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Delta Has Been Flying Empty Planes to London to Be Disinfected

Delta has been flying empty planes (so-called “Ghost Planes”) to Heathrow to be sprayed with anti-malaria disinfectant to meet Australian regulations for its flights to Sydney.  The Australian government requires planes to be sprayed with insecticide to fight malaria, but the US government does not permit the treatment on US soil.  The closest airport where it can be done is Heathrow, so Delta has been flying empty planes to the UK so they can be disinfected and sent back to Australia.

In Europe, this has caused a bit of an environmental uproar, as people complain about the environmental impact of flying an empty plane for 8,000 miles round trip.  Delta says it will be switching its disinfecting to a Chinese airport at the end of the month (why doesn’t that make me feel any better?)

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  1. Wait, this is a bit confusing… how often do they have to disinfect those planes? And where does, say, UA disinfect their aircraft going to OZ?

  2. I always love the bizarre “UK-enviro angle” — the contribution to global warming is probably the LEAST interesting aspect of this story. May the US never get that nutty.

    Back to the real world: how the heck could Delta afford to fly “ghost planes” to England to meet Australia’s own peculiar environmental rules? There’s NO WAY this could make economic sense. And what kind of “treatment” could they be performing?

    Back in the dark ages (maybe 15 years ago), I remember my plane being fumigated when I landed in Oz. Flight attendants would take these aerosol cans and sprays the planes. You never felt too good about that. I guess they don’t do it anymore.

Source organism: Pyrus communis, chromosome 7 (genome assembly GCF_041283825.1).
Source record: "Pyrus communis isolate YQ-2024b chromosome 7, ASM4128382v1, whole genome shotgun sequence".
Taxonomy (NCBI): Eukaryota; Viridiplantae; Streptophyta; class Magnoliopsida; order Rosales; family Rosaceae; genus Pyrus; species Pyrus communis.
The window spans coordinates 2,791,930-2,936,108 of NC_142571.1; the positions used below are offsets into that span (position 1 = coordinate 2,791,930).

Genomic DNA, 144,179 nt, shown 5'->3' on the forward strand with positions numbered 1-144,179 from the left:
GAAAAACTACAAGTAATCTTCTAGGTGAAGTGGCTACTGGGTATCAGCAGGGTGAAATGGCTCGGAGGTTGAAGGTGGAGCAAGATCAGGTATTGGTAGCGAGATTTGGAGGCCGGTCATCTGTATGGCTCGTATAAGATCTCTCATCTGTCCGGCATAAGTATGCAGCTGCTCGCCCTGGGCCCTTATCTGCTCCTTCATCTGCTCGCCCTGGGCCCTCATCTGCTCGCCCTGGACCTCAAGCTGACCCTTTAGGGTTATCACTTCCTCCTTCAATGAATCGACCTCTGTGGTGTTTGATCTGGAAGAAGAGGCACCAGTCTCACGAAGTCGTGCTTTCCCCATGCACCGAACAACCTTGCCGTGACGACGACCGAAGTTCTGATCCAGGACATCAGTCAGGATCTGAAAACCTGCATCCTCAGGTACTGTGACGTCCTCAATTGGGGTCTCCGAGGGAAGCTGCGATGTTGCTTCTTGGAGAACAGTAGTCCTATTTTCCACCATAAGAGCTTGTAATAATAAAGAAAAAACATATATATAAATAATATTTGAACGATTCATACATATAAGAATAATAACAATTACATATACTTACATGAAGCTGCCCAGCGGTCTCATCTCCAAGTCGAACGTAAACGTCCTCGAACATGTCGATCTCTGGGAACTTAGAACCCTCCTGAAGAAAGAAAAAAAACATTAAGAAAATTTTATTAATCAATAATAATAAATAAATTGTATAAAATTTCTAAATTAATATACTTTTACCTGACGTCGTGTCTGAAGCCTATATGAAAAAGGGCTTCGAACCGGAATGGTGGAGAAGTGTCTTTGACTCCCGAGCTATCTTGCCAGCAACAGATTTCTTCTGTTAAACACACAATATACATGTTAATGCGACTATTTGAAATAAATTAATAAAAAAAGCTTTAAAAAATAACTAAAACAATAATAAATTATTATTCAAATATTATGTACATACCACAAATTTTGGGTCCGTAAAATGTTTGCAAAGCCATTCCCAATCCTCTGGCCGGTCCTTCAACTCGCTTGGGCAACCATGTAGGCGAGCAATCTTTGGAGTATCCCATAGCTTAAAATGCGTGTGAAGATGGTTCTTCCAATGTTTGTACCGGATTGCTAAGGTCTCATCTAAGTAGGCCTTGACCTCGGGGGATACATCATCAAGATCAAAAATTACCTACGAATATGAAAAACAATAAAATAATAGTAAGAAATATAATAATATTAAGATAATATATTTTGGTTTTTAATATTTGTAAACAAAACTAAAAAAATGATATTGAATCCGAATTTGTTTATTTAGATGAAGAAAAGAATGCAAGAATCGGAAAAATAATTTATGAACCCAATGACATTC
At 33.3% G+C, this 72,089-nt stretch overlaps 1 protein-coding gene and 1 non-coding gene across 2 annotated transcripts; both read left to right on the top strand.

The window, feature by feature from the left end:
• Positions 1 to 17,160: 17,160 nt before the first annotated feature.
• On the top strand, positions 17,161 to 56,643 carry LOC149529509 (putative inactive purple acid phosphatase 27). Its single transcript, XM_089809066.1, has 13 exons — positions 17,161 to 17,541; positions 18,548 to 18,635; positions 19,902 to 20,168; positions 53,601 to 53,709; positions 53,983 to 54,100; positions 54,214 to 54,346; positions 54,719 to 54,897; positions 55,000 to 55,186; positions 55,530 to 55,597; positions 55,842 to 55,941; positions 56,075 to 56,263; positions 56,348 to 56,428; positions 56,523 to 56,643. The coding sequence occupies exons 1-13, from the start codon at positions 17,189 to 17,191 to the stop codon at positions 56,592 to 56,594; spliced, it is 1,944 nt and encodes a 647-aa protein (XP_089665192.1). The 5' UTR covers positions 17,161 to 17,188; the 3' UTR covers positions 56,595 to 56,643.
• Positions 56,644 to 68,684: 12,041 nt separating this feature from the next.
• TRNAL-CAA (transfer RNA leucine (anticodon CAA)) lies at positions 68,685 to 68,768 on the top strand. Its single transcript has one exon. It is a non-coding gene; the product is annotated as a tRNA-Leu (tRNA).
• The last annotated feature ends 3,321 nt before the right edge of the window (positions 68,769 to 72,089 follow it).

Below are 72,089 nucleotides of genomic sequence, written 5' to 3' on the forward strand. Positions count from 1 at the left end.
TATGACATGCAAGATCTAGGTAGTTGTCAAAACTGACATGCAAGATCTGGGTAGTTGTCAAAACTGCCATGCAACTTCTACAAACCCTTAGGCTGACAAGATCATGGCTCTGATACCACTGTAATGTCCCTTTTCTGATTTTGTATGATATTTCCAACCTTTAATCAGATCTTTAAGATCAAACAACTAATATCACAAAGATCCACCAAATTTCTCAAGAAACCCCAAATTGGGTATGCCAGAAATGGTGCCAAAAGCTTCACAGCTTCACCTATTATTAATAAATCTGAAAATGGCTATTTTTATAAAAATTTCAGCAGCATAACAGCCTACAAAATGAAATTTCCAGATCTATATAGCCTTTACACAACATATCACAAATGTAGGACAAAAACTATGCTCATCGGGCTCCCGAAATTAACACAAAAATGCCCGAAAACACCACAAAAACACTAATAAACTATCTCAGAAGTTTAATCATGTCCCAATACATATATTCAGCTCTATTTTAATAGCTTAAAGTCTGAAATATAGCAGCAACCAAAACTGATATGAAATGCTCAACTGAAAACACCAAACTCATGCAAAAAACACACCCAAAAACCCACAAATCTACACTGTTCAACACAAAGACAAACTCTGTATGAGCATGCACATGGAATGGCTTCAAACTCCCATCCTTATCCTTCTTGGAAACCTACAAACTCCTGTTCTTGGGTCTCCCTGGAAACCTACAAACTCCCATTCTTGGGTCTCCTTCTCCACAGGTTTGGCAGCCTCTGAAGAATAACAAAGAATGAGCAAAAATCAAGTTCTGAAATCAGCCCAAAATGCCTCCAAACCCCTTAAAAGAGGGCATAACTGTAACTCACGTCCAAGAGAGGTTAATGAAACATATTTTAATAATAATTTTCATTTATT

3. I always love even more the “US-enviro arrogance” – according to the article, the reason Delta is flying ghost planes to the UK is because the US does not allow the treatment on US soil, economically hurting a US corporation, but this is not nutty at all…

    Really, back to the real world, each country has their own valid reasons to impose environmental rules and no one is forced to do business with them.

  4. I always find the environmental angle a bit odd – sure, there’s an environmental impact to flying empty planes back and forth across the Atlantic. But really, is that such a big deal?

    The bigger deal, as IAH-PHX points out, is how in the world LAX-SYD can possibly be a profiable route if it requires diversions to London & China.

  5. It also seems a bit odd that there could be some sort of fumigation treatment that the US gov’t would approve of for US aircraft — so long as it wasn’t done on US soil!

    I guess it’s possible, but certainly odd.

    My hunch is that there’s some bad reporting going on here. There’s more to this story than what’s been reported here. Given the cost of jet fuel, there’s no way on earth Delta could afford to fly empty planes to London for treatment. That would easy erase any tiny profit they might make flying LAX-SYD. It would be the equivalent of driving cross country to get my car repaired.

  6. A couple of weeks ago, I flew Delta from SYD-LAX. The plane was delayed 3 hours, by Delta. I asked the reason for the delay, and they said it was due to a mandatory fumigation required on a periodic basis for flights into Australia. Apparently the fumigation was done at SYD, and the plane had to sit empty for at least 2 hours before anyone / anything could be allowed back on it. (That said, I did not notice any chemical smell or anything else out of the ordinary upon boarding).

    All passengers received meal vouchers in the SYD airport upon check-in, and those who had tight connections in LAX were rebooked at Delta’s expense. I believe all passengers also received 2500 “Customer Relations Miles” – non-MQM (I did, and at least one other person I know did as well).

  7. This sounds like a lot of Bullshit to me , empty planes to heathrow just to service the Australian route ohh yeahhhhh…. I remember the olden days when you were sprayed by immigration on landing in oz and now they have to wait at least 2 hours for the fumes to go away ,have the mossies become that bad that we have to nearly napalm them

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